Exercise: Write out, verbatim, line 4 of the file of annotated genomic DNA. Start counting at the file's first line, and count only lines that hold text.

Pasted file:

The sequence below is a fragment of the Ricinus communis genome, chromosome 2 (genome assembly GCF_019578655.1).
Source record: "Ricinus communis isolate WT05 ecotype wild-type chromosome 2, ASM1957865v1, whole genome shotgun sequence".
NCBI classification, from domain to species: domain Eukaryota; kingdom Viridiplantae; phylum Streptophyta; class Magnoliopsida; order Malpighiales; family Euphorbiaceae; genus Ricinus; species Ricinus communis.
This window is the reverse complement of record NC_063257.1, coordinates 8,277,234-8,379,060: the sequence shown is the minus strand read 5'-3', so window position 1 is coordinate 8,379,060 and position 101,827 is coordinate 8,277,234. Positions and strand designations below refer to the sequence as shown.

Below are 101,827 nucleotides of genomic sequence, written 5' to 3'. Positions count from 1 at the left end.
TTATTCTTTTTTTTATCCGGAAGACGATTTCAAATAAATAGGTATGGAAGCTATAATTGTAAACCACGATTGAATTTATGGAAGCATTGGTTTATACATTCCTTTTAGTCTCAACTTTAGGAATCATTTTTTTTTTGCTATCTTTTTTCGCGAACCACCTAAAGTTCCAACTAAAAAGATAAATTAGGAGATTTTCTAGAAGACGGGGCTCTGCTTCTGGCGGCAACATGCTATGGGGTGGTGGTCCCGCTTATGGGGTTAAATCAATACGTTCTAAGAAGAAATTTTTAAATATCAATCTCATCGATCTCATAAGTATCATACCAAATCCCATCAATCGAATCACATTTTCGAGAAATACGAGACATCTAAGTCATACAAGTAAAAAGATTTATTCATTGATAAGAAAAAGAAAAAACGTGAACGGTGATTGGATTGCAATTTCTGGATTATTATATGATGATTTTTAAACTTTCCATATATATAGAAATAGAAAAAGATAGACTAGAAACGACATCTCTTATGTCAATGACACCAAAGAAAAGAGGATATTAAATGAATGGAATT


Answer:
This window is the reverse complement of record NC_063257.1, coordinates 8,277,234-8,379,060: the sequence shown is the minus strand read 5'-3', so window position 1 is coordinate 8,379,060 and position 101,827 is coordinate 8,277,234. Positions and strand designations below refer to the sequence as shown.